I just climbed Edgar on January 4, 2014. The park is still closed and fenced off with barbed wire. I took a faint dirt road leading north from the road into the park until I hit a severely washed out section (it would turn out that old road was washed out in several places and hasn't been passable for quite awhile). I camped there and set out early on Saturday, following the fence line and heading generally for Gilroy Canyon. I found a section of fence that had been cut through some years ago with a clearly defined foot path leading into the park from the north for the purpose of grazing cattle on it (the Blair Brothers'?), so I went in and took a more direct line to the mouth of Gilroy. The DPS directions say to take the left fork of the canyon. This is a mistake, as it is full of brush, cactus, and cat's claw, and will lead to a nearly vertical channel full of rotten class 3 rock outcroppings. I found a much better way to descend, which lead me to the north fork of Gilroy, which was very easy to negotiate and had little of the spiny plants the south fork had. I did see that the park has a live in caretaker, but it seems the interest is in protecting the buildings, etc., at the headquarters.
Rich Cobb comments on 01/03/15:
On Dec 30th 2014 I tried to repeat Bob and Michel's traverse from Fountain to Mitchell. Having done the Tuolumne triple crown (Tenaya -> Matthes -> Cathedral) I thought I was up for the Providence Mountains triple crown. I was wrong. This is a proud day of work, and a proud day that has not yet come for me.
I've been eyeing this mountain range for several years on the I-40 drive from Flagstaff to CA. The mountains are very remote but dramatic. Bob's trip report was the only beta I could find about this route, which I actually tried to do from Foshay Pass 3 years ago, only to be turned around by some stout 5th class (note, I had not read Bob's report and choose the wrong start).
As bob notes, the ridge just north of Crystal Springs is excellent. You have to negotiate a series of outcrops, but the rock quality is good and none of the climbing is too hard. I was mistaken in thinking that the crux would be the dihedral/chimneys I could see from my campsite just outside of the locked gate (yes, the state park is still closed and may be forever it seems). I was wrong, once you reach the first minor summit then the real work begins.
From the first minor summit to Fountain the ridge gradually narrows to knife edge of Ryolite. This makes you feel like a hero until you reach the first key-whole notch with 30-40 foot sheer sides. I made the mistake of downclimbing too far and then got stuck below Fountain Peak proper. Bob notes the large amount of time required to reach Fountain, it was the same for me 4+ hours from outside the gate.
Given that I was solo-soloing this route I played things very conservatively and did not summit Fountain. The best way to reach to top is almost certainly to follow Bob's route along the ridge proper. If you get too far below your accent options are poor. I was also expecting snow in the afternoon of the 30th and by noon I could see that summits to the west were already gathering clouds.

Although my pride hurt quite a bit by missing the Fountain summit, it was quickly replaced by the pain of a sustained ~200 foot downclimb on 4th and 5th class moves. This got me to the lowest saddle with snow beginning to fall. I decided to take a lower route (the west face below the ridge) the rest of the way to Edgar. While this was fairly fast I now think I missed more interesting climbing on the ridge proper and I still had to deal with nasty loose 3-400 pound chunks of rock trying to kill me, brutal bushwhacking, and serious exposure.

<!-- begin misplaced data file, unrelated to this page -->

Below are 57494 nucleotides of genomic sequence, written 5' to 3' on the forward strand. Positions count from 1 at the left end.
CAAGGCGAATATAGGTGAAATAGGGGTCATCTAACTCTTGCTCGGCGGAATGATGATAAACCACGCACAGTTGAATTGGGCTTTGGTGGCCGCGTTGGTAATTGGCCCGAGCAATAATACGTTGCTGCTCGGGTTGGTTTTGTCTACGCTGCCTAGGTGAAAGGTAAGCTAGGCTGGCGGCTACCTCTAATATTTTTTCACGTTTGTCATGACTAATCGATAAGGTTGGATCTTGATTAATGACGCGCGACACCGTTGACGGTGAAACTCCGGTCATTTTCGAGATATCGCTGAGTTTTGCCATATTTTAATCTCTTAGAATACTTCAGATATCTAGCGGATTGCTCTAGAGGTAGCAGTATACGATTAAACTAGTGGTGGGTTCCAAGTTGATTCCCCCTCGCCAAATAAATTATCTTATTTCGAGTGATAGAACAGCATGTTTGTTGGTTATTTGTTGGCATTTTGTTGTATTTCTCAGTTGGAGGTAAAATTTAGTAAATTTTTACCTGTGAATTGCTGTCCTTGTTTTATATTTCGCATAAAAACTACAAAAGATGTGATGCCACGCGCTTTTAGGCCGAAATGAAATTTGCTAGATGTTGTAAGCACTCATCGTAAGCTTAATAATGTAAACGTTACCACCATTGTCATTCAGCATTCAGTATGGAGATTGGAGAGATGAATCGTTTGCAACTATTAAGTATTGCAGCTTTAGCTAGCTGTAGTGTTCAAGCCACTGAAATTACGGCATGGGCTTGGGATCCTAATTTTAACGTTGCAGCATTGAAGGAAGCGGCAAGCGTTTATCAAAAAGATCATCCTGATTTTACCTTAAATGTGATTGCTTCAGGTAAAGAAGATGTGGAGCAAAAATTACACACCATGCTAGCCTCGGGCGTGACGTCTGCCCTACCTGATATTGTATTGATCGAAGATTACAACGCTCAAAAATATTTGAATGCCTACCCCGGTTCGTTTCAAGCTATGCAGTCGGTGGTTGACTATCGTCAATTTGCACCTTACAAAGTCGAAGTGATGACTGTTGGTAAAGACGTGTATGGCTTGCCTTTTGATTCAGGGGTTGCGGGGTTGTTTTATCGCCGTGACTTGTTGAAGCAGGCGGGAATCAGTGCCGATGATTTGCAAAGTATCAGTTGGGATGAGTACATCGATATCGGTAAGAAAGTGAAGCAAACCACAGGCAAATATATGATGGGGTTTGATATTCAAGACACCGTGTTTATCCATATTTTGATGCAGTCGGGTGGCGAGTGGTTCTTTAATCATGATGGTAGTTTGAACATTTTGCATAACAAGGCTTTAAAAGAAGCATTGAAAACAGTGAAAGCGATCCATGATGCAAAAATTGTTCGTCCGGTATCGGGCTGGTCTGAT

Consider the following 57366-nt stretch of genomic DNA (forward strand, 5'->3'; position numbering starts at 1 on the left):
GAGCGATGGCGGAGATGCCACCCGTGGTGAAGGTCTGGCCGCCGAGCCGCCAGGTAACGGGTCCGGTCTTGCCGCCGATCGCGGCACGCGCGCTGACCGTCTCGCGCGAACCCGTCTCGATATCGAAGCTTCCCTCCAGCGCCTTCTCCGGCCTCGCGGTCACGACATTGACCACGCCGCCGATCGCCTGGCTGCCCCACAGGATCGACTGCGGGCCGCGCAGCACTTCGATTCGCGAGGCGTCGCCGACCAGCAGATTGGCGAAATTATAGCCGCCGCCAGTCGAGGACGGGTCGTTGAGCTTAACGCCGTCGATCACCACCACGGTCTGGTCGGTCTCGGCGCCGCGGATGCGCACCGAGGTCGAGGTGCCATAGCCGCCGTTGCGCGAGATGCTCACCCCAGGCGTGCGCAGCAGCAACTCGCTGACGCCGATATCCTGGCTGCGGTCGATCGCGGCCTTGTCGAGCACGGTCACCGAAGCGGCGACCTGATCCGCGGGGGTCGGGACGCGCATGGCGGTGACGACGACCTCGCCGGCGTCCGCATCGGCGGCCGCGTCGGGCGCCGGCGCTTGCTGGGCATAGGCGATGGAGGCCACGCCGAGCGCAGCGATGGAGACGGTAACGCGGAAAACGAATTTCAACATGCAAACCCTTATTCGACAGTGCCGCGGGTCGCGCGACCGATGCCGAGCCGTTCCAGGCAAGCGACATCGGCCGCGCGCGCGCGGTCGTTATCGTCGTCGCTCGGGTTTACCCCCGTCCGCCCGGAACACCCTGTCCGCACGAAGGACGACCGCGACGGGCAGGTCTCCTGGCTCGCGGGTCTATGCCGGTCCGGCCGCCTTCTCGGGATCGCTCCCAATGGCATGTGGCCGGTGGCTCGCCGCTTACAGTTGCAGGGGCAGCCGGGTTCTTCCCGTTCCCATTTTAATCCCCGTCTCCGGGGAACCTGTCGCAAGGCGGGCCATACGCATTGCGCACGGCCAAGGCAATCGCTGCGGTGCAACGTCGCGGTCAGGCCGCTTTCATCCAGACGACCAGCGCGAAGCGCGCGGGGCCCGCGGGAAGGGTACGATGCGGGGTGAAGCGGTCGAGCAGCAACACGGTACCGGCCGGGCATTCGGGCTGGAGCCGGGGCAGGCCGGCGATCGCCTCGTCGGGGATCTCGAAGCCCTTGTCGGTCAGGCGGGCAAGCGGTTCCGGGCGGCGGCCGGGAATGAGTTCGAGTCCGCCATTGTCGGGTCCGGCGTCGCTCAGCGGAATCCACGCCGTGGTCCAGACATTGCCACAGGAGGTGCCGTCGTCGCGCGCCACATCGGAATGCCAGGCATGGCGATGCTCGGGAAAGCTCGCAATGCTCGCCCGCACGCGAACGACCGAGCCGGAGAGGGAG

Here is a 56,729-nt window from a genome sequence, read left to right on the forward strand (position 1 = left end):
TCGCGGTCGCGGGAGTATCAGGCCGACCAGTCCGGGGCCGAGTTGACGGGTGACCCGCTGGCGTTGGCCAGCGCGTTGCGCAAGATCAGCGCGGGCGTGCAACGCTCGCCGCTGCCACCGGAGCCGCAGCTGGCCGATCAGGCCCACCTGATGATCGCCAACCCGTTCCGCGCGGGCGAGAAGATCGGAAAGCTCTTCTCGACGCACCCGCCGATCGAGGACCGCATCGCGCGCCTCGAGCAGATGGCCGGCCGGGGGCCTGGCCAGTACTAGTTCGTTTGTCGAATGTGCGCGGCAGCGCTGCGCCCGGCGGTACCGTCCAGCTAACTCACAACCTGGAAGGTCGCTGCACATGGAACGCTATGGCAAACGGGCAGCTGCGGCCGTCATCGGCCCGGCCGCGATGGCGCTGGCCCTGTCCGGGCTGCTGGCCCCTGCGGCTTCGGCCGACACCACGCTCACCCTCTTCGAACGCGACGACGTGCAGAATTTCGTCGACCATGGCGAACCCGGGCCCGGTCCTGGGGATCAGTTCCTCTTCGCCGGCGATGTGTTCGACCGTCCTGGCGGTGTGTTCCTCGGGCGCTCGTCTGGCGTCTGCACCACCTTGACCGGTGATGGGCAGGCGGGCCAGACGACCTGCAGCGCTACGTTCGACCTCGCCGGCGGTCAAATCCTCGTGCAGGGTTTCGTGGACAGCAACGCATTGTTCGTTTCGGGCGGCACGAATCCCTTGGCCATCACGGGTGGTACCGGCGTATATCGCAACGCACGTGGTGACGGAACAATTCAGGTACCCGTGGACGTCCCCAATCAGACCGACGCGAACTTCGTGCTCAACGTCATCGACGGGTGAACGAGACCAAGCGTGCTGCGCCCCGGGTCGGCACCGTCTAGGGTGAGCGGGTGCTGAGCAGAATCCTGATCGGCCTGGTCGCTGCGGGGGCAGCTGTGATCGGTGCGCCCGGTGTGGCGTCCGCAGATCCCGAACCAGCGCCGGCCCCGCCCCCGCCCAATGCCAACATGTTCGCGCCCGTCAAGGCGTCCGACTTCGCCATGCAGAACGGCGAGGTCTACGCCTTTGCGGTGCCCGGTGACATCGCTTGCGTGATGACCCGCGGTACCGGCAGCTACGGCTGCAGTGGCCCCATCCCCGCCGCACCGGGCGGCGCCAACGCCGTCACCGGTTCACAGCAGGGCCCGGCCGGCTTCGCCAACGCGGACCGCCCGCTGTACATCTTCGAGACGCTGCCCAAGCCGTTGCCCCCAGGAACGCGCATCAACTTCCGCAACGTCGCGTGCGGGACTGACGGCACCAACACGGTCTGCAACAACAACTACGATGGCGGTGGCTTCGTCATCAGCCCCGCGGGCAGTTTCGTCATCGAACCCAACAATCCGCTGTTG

In retrospect I would pass the first outcrop (after the lowest saddle between Fountain and Edgar) on the west side, but then switch back to the east face and the ridge proper after the first outcrop and remain on the ridge the rest of the way to Edgar. From the Edgar summit, this seemed like the best way to go. But you should note, if you try to repeat this route, that the landscape is very deceiving. Unlike Tuolumne, the most serious hazards are hidden by vegetation and the fact that the exposure is less dramatic. What looks like a straightforward ridge hike is really a maze of 10-80 foot 3rd, 4th, and 5th class with all kinds of questionable rock quality in some places (balanced rocks ready to trundle at the top of gullies you want to move through, chock-stones in chimneys you *have* to down climb, and big flakes lurking under a veneer of dirt).

Don't underestimate this route. For me it was, and remains, a serious testpiece. It also remains as unfinished business. But I would also say this, if you are a serious alpinist, this route is worth your time. It was a definet highlight of 2014 for me and a route that I will attack again, but this time with a partner who is up for 1) obscure climbing, 2) a brutal traverse, and 3) hanging out in an other-worldly environment unique to tall desert peaks. While I've written about the difficulties of this route, it is also transformative, both because of the difficulty and also because of the beauty.
Other beta to consider: Although it will make Bob cringe, I would also considering raping (7-10 m rappels) in at least two places as this would greatly increase speed by avoiding some of the downclimbing. Also, as it was sustained snow by the time I gained the summit of Edgar, I skipped Mitchell and went straight down the North-west branch of Gilroy Canyon; this is a very good decent option. The Edgar summit log suggested some of the other ~3-5 parties that climbed Edgar in 2014 also attempted to reach Fountain. I'm curious how the reverse route (Edgar to Fountain) is in comparison... although its the 'desert triple crown' that I'll be going after next time...
Wouldn't make me cringe - if you're more comfortable rapping, you should - but I would highly doubt that it would 'greatly increase speed'. All my experience with rapping suggests it is just the opposite. My rule of thumb is, once you pull out the rope, you just burned an hour's time.

Candace Skalet comments on 08/24/20:
Trivia: According to a 1958 DPS trip report, there used to be a trail up Fountain, built to service the weather station. I gather this trail is no longer apparent or even visible, as no modern trip reports mention it.
Candace Skalet comments on 10/30/20:
On October 23, 2020, I climbed Fountain Peak from Foshay Pass. I posted a trip report (with GPX) on The route was class 2, with just a few moves that might be easy class 3. Unfortunately, like the other routes on these peaks, it is also infested with cactus, etc. and often very steep with loose rock.